This post is not to be confused with the above t.v. show, which both engrosses and annoys me.
No, this post is actually about a certain science fiction show about a time-traveling alien doctor:
^ Yes, this one
I love Doctor Who. Don’t you?
I think my favorite part is that it can really be anything: the premise is ripe for reinvention and exploration. Honestly, I think that the chance to work on Doctor Who is a speculative writer’s ultimate fantasy. At least, it’s this speculative writer’s ultimate fantasy. Sometimes, I daydream about what I would do, given the opportunity to work with the coolest writer’s toy out there.
So I thought it would be a fun exercise to share some of my ideas – and I want to hear your ideas, too!
- Lady doctor! I’d want her all quirky and clever and occasionally condescending to the plebes. Of course, you have to advance the Doctor’s recurrent themes about isolation in the universe, as well as the ethical implications of the Time War…
- When women go quirky, they’re infantilized a la Zooey Deschanel. When men go quirky, no one appreciates their genius. Actually, I think Zooey could do a great job, but I am a Zooey fan so your mileage may vary. Let’s just write her a character people appreciate as smart – or should, if they’re being smart.
We’ll even let her bring her ukulele – because ukuleles, like bowties, are cool
- Male companion with a crush on the lady doctor, even though she is out of his universe. (Literally.)
- Do I need to explain this one?
Thank you, Donna, for being apparently the only woman in the universe who can resist the Doctor’s man-musk (and yet you’re still the only person I ship with him)
- Scooby Gang! In a way, I understand why Doctor Who has stuck closely one or two companions – you don’t want the audience to get too attached to any group of companions, because Doctor Who is all about reinvention and Scooby Gangs have a way of endearing themselves to the audience. (See: Buffy.) Also, maybe budget concerns?
- But Doctor Who gives the Doctor the opportunity to make a diverse group of allies throughout the universe – and it seems a shame to waste the potential dynamics that a time-traveling, spacefaring group could create. I want to see a medieval milkmaid interact with a Martian – not just fleetingly, but over a long span of time. Focusing on the group dynamics of the companions might make the show slightly less about the Doctor, but couldn’t that be a good thing? I mean, there’s only so many times we can see different actors angst about the same Doctor issues.
- Extended storylines with decent pacing. Yes, we already have extended storylines. And Moffat seems to have steered away from them in this current season, maybe because there was so much backlash about last season? But the problem with last season wasn’t the extended storyline itself, which I think could have been cool. Like, the blueprint looks okay. But the storyline was frenetically paced, often rushed, and sometimes completely nonsensical.
- *SPOILER ALERT*
- Amy and Rory have a baby! But they don’t care about that baby, apparently, because they never talk about it? Oh my God their childhood friend is their baby! That just came out of nowhere and is never discussed again. While we’re at it, River Song’s entire story arc – which has been teased over two seasons – is going to be basically covered in a single episode.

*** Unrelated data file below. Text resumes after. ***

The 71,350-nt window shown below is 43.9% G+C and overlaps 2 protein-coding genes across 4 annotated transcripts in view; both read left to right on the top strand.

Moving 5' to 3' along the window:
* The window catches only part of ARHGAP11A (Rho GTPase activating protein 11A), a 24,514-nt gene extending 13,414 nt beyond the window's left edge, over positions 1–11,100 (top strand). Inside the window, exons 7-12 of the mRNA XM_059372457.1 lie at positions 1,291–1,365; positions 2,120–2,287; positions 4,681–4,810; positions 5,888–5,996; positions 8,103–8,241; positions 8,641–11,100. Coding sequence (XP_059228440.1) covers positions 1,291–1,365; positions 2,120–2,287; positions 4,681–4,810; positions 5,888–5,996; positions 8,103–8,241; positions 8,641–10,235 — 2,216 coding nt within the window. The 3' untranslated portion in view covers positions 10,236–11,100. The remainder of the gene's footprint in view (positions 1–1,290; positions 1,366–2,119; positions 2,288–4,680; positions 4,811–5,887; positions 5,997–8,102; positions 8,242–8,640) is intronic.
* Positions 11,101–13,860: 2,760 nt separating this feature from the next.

- And now I’m going to stop whining about it because I think that a disappointing season of Doctor Who is still miles better than most television – but there’s no getting around the fact that we had a decent extended storyline, which would have been more satisfying if the pace had been slowed and characters had been treated as real people rather than tools existing to serve the plot.
- Less Daleks, more Sleeping Angels. ‘Nuff said. This is just shameless personal preference and I have no shame.
- I’d totally write an episode with fantasy tropes (dragons, magic, wizards, ect.) where it turns out to be a planet with advanced technology…
- Because I want to see the Doctor interact with a dragon.
- Because dragons are cool.
There you have it! Some of the basic ways I would change Doctor Who.
(It’s already pretty great, don’t get me wrong. Don’t mean to imply that it needs to be changed. Just having fun.)
What would YOU do with Doctor Who?
I got tagged by Ari! And much celebrating was had.
1. What is the name of your book?
KILL THE LAST ONE
2. Where did the idea for your book come from?
I wanted to write something I’d never written before: a modern day science fiction story with teenagers, with the possibility for changing alliances and character reversals. That’s it. A million little ideas came from that; and together, they created the current conception of KILL THE LAST ONE. There was a LOT of time spent brainstorming. A lot.
3. In what genre would you classify your book?
Young adult science fiction.
4. If you had to pick actors to play your characters in a movie rendition, who would you choose?
To be honest, I’m not someone who does this often. I’ve seen a couple actors where it’s like, “That looks like so-and-so,” but more often I see people who fit my mental picture in awkward public situations. And then I stare at them for too long.
Please note that I’m not quite following the rules of this question, as these are not (necessarily) people I think should play the movie versions. They are people who I feel have an uncanny physical resemblance.
And yes – this means I fall into the trap of imagining my characters as unreasonably good-looking.
Rupert Grint reminds me of my main character Casey. I don’t know why. It doesn’t make much sense, because Casey has brown hair.
Tiya Sircair looks so much like Pembe that I did a double take when I first saw her. It’s not just because there’s a severe lack of diversity in Hollywood; I imagined Pembe as someone with a slightly round face and big, beautiful eyes.
And Blake Lively is pretty much how I imagine Rebecca. Obviously, I imagine her as blonde, but I also imagine her as tall with lots of sharp angles. I’m not sure that Blake Lively has the requisite muscles, since Rebecca is a basketball player/athlete…
…to be honest, when I’m thinking of this character, I’m actually imagining my old math tutor. (Sorry, old math tutor.)
For all of these actors, you’d have to use some sort of age-changing potion to turn them into teenagers.